November 10, 2016
My wife has a heart as wide as the horizon. I have the emotional range of a turnip. While my wife disputes this, many others have confirmed it. I think I know at least part of the reason. While my name may be French, my blood seems to be Scandahoovian.
You see, I was born, raised and lived in Minnesota until I went away to college. Even though my mom was from the South and my dad from the Northwest, the Land of 10,000 Lakes seems to have left a deep impression on me.
I don't have a distinctive accent (the suburbs can do that to you), but I have noticed a phrase or two I often voice that betray my upbringing. And these offer a small window not only into my soul but into that of many others with my background.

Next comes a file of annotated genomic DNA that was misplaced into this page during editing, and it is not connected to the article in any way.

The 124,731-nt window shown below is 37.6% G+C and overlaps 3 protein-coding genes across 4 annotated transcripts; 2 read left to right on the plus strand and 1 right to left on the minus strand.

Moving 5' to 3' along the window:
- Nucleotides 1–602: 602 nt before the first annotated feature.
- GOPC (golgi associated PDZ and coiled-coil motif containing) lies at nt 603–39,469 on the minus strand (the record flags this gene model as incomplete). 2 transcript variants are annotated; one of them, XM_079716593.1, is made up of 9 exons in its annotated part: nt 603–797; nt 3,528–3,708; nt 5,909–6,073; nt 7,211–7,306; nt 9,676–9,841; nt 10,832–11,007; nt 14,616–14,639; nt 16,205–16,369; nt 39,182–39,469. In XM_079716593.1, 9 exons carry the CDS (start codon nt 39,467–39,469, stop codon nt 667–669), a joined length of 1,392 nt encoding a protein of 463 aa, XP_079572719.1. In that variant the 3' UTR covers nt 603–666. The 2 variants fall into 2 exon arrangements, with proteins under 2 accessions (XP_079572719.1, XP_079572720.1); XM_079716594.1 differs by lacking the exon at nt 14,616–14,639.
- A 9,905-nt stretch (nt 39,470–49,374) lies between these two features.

When I really like something and think it is absolutely fabulous, I say, "Not too bad." And when something is completely terrible, disgusting or goes horribly wrong, I respond with, "Not so good."
First man on the moon. The Twins win the World Series. The new Star Wars movie is actually good. The absolute best clam chowder I've had in my whole life. "Not too bad."
The stock market crashes. I total my car. The house next door burns down and ours nearly catches on fire. The dinner I made tastes astonishingly similar to dirt. "Not so good."
Is it the Minnesota winters? The Vikings always losing the Super Bowl? Or the fact that the Norwegians never became a world empire? Who knows.
But I still love Minnesota, the kind and honest people, four very distinct seasons, the appreciation for the arts, the wonderful outdoors. And do I give it the highest praise I can utter? Do I say, "Not too bad"?
Ya, sure. You betcha.
Images: rochestermn.gov, nps.gov